Courts want new judge, but not without funding

This is an archived article that was published on in 2010, and information in the article may be outdated. It is provided only for personal research purposes and may not be reprinted.

Court officials said Thursday they would gladly avoid a controversial judge transfer by creating a new judgeship -- but only if lawmakers fund it.

Assistant court administrator Rick Schwermer said the court cannot pay for a new judge post without firing other essential court employees. The court would "turn down" the new judge if lawmakers won't fund it, he said.

Some lawmakers may believe the court has extra money to spend, gleaned from filing fees that were raised last year, said Schwer -mer. But those fees go directly into the general fund and are not accessible by the courts, he said.

The ability of the courts to refuse a new judge position hinges on Senate Bill 108. That measure would put time limits on the judicial nominating process, hindering the courts' ability to leave a position vacant. Current law says a judicial nominating commission shall be convened to fill a vacancy "as soon as practicable."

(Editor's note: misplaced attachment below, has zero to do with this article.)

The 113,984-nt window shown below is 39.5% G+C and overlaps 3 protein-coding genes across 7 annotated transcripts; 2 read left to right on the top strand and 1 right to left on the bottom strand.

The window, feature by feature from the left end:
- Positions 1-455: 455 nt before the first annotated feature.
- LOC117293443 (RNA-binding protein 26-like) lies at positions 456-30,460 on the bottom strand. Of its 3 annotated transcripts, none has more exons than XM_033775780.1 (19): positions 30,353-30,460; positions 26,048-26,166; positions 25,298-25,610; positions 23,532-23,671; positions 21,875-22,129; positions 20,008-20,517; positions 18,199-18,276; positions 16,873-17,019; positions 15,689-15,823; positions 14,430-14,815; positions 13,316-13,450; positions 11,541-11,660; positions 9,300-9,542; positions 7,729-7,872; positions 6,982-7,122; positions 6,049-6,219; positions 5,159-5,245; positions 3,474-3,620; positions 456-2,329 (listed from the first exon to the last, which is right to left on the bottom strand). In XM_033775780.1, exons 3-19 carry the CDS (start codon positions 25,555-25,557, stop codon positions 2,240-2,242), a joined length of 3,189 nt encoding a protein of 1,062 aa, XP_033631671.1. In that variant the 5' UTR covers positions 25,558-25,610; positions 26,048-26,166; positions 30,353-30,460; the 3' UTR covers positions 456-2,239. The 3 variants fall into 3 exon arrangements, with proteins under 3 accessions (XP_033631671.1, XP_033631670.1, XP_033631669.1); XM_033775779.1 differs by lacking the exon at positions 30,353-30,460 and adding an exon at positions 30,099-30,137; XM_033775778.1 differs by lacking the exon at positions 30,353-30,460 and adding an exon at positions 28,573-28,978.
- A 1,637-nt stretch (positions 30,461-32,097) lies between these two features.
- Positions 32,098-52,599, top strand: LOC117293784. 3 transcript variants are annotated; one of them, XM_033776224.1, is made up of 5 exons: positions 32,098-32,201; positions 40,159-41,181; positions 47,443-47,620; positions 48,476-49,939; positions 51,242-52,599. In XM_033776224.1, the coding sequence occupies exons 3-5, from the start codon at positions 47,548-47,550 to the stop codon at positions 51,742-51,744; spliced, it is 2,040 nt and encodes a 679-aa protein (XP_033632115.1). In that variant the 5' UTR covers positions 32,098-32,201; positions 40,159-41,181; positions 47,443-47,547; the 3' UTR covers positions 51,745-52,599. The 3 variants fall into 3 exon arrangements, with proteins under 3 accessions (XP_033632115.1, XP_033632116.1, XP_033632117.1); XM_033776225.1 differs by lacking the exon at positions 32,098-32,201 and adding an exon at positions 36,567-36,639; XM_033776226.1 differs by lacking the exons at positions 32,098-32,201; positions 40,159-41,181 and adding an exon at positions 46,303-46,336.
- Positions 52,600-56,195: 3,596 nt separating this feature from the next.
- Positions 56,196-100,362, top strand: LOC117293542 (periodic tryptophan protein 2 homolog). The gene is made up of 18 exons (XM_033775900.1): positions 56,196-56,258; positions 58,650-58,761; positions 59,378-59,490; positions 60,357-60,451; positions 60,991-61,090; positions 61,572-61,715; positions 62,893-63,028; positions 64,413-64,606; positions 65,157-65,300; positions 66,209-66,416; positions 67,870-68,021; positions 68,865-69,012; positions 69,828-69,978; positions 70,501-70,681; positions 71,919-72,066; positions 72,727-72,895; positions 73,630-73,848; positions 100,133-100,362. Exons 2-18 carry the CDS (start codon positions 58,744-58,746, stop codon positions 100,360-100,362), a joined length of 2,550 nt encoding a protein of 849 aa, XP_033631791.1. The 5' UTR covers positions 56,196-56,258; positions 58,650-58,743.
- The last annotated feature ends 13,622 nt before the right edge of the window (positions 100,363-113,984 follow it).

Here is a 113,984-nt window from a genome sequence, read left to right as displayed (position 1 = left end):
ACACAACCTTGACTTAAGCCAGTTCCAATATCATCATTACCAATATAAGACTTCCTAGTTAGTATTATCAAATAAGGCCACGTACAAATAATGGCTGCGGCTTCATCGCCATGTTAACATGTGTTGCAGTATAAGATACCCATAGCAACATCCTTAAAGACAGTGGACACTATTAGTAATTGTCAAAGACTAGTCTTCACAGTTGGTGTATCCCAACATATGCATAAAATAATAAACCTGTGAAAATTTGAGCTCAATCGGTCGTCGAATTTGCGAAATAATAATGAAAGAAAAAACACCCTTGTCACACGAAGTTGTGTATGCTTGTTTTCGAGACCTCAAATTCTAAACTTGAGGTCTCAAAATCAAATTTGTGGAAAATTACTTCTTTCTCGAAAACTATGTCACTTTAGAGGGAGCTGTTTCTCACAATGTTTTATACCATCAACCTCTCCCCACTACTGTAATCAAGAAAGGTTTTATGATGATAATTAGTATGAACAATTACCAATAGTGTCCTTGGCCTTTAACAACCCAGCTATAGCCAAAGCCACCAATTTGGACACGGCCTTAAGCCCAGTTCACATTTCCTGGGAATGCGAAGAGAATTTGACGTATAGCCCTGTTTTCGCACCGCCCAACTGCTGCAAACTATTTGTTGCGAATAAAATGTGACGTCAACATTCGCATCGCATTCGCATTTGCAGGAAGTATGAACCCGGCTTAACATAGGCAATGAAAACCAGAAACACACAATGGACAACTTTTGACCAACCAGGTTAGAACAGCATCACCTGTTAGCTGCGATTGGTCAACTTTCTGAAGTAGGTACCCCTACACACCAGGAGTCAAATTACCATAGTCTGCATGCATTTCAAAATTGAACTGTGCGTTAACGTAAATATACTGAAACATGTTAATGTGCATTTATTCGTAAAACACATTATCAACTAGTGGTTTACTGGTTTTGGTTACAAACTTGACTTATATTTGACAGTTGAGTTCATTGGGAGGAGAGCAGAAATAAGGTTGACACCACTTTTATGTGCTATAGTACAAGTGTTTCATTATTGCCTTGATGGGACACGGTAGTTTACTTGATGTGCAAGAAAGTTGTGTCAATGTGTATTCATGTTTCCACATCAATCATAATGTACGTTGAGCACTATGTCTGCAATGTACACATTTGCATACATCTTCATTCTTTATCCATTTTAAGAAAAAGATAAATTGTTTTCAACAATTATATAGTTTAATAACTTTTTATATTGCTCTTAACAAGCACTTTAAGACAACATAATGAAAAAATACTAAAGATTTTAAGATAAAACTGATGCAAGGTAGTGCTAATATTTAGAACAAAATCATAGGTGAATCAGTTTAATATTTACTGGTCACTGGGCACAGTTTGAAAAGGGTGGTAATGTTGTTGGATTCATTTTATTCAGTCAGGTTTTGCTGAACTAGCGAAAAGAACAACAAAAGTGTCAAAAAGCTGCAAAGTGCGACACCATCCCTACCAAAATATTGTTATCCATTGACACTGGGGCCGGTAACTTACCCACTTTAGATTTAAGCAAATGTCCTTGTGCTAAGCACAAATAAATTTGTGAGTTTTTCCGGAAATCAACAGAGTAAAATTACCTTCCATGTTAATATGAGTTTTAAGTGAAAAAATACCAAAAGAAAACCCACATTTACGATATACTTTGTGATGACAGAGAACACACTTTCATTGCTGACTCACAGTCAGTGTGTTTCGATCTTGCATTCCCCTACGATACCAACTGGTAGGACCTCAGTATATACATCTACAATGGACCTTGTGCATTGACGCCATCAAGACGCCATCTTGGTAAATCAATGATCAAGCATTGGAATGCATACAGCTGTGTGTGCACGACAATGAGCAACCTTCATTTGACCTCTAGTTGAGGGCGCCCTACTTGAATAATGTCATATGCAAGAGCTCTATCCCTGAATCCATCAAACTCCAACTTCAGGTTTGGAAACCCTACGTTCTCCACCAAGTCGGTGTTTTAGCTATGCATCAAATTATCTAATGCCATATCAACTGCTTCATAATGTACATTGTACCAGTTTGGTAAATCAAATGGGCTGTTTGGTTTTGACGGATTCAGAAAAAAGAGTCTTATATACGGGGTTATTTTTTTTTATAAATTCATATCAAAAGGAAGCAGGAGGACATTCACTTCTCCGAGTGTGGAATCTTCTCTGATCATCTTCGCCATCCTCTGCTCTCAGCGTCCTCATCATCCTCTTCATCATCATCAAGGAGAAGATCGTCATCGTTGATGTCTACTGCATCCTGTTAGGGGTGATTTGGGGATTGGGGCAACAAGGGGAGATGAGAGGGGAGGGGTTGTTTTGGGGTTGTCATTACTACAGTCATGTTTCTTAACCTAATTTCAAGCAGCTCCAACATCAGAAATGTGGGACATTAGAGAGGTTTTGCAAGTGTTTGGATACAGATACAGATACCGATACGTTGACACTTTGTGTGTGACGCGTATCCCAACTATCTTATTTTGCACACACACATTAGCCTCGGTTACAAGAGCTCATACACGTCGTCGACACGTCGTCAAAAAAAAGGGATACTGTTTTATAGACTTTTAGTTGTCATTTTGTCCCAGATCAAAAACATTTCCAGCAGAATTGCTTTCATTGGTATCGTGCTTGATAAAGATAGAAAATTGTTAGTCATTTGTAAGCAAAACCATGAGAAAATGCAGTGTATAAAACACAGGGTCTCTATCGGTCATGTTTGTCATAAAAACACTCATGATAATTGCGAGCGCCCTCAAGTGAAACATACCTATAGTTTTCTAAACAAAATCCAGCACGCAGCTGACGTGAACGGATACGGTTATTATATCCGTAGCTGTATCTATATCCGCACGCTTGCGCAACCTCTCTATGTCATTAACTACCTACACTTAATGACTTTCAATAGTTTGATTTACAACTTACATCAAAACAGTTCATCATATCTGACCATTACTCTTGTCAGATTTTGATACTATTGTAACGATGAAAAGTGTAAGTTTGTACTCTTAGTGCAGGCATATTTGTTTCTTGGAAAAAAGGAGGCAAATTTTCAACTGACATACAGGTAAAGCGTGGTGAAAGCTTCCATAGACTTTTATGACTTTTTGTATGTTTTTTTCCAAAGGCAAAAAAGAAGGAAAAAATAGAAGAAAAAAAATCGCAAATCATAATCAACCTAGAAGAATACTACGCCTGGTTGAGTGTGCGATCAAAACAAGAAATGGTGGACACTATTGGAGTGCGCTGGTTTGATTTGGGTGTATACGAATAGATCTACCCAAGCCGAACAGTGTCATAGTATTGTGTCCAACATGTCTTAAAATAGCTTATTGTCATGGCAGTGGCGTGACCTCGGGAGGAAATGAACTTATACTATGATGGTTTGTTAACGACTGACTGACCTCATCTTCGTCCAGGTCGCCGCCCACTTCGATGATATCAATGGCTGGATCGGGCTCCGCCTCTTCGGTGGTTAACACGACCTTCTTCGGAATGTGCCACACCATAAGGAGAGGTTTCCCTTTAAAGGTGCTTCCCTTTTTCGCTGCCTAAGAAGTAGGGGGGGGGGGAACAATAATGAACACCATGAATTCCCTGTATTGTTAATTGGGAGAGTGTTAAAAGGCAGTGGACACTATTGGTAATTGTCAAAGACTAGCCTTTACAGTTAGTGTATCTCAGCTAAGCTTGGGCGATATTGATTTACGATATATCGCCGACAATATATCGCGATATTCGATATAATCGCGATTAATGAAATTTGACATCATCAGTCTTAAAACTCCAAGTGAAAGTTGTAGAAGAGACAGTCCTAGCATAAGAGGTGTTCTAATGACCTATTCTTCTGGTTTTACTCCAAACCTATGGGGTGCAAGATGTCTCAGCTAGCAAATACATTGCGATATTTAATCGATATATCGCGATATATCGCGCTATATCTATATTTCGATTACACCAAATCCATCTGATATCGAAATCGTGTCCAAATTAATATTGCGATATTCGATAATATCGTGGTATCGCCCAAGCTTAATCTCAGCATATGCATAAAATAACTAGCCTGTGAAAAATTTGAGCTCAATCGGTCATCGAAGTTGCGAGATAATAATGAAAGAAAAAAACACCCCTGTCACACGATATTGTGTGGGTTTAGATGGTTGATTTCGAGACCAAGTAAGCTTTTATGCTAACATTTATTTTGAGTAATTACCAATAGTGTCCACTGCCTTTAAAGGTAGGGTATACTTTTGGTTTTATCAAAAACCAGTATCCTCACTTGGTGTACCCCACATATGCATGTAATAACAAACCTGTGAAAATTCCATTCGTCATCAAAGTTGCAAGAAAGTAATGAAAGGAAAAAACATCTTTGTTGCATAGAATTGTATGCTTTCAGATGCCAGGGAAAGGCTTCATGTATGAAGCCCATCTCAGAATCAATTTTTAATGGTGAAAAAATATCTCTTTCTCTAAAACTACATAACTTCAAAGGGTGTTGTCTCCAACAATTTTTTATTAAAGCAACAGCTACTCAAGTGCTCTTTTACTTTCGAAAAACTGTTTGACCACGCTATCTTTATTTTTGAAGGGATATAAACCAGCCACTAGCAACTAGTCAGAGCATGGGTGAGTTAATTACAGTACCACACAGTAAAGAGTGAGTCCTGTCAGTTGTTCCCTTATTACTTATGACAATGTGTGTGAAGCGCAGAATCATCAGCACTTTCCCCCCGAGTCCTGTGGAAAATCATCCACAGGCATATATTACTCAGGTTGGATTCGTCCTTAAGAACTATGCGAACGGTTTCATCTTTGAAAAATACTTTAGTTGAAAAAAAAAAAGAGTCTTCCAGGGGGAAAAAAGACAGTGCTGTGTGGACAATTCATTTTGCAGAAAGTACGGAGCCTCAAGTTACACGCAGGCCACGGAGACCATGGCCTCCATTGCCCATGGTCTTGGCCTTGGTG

The courts had been proposing to add a judge to the 5th District Juvenile Court by going down one judge in the 2nd District Court. That measure, Senate Bill 116, was changed to suggest funding a new judge position when lawmakers criticized the transfer.

Chief Justice Christine Durham said the transfer was needed to equalize workloads in the two districts and avoid funding another judgeship in lean budget times.

The 5th District covers Beaver, Iron and Washington counties; the 2nd District covers Weber, Morgan and Davis counties.